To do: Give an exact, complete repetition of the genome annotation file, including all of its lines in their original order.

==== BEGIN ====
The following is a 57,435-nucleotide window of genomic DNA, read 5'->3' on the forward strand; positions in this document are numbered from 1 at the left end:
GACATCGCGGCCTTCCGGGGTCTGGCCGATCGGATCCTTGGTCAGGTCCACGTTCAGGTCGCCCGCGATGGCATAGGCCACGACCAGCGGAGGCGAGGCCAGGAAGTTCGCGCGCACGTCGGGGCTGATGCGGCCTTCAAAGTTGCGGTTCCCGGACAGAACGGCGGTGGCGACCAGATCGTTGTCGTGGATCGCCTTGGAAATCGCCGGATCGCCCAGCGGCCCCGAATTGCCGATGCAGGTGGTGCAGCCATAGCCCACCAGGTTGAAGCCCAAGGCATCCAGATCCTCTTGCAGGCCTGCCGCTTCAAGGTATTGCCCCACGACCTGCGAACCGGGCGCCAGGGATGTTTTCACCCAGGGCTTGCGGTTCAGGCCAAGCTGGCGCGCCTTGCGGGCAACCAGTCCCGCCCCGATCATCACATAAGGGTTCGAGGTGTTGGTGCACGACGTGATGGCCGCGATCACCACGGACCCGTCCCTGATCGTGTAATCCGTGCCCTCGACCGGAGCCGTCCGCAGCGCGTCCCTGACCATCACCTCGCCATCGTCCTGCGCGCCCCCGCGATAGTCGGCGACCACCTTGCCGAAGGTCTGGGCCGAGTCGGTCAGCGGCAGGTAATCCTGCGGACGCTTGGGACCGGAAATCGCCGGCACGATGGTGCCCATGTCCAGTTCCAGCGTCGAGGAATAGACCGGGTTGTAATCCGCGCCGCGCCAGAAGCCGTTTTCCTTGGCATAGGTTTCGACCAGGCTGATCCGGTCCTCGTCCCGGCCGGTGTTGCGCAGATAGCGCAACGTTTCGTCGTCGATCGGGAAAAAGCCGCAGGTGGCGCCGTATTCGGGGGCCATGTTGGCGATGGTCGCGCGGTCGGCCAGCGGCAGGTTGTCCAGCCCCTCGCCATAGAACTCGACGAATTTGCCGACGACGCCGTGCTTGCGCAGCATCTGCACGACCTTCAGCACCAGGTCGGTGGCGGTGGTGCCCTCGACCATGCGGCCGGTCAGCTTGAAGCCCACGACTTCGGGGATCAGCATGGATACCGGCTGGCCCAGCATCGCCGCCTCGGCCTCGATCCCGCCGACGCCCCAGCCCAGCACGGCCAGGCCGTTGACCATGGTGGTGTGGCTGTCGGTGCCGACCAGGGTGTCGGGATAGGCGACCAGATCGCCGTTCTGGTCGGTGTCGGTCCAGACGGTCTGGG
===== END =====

The following is a 57,435-nucleotide window of genomic DNA, read 5'->3' on the forward strand; positions in this document are numbered from 1 at the left end:
GACATCGCGGCCTTCCGGGGTCTGGCCGATCGGATCCTTGGTCAGGTCCACGTTCAGGTCGCCCGCGATGGCATAGGCCACGACCAGCGGAGGCGAGGCCAGGAAGTTCGCGCGCACGTCGGGGCTGATGCGGCCTTCAAAGTTGCGGTTCCCGGACAGAACGGCGGTGGCGACCAGATCGTTGTCGTGGATCGCCTTGGAAATCGCCGGATCGCCCAGCGGCCCCGAATTGCCGATGCAGGTGGTGCAGCCATAGCCCACCAGGTTGAAGCCCAAGGCATCCAGATCCTCTTGCAGGCCTGCCGCTTCAAGGTATTGCCCCACGACCTGCGAACCGGGCGCCAGGGATGTTTTCACCCAGGGCTTGCGGTTCAGGCCAAGCTGGCGCGCCTTGCGGGCAACCAGTCCCGCCCCGATCATCACATAAGGGTTCGAGGTGTTGGTGCACGACGTGATGGCCGCGATCACCACGGACCCGTCCCTGATCGTGTAATCCGTGCCCTCGACCGGAGCCGTCCGCAGCGCGTCCCTGACCATCACCTCGCCATCGTCCTGCGCGCCCCCGCGATAGTCGGCGACCACCTTGCCGAAGGTCTGGGCCGAGTCGGTCAGCGGCAGGTAATCCTGCGGACGCTTGGGACCGGAAATCGCCGGCACGATGGTGCCCATGTCCAGTTCCAGCGTCGAGGAATAGACCGGGTTGTAATCCGCGCCGCGCCAGAAGCCGTTTTCCTTGGCATAGGTTTCGACCAGGCTGATCCGGTCCTCGTCCCGGCCGGTGTTGCGCAGATAGCGCAACGTTTCGTCGTCGATCGGGAAAAAGCCGCAGGTGGCGCCGTATTCGGGGGCCATGTTGGCGATGGTCGCGCGGTCGGCCAGCGGCAGGTTGTCCAGCCCCTCGCCATAGAACTCGACGAATTTGCCGACGACGCCGTGCTTGCGCAGCATCTGCACGACCTTCAGCACCAGGTCGGTGGCGGTGGTGCCCTCGACCATGCGGCCGGTCAGCTTGAAGCCCACGACTTCGGGGATCAGCATGGATACCGGCTGGCCCAGCATCGCCGCCTCGGCCTCGATCCCGCCGACGCCCCAGCCCAGCACGGCCAGGCCGTTGACCATGGTGGTGTGGCTGTCGGTGCCGACCAGGGTGTCGGGATAGGCGACCAGATCGCCGTTCTGGTCGGTGTCGGTCCAGACGGTCTGGG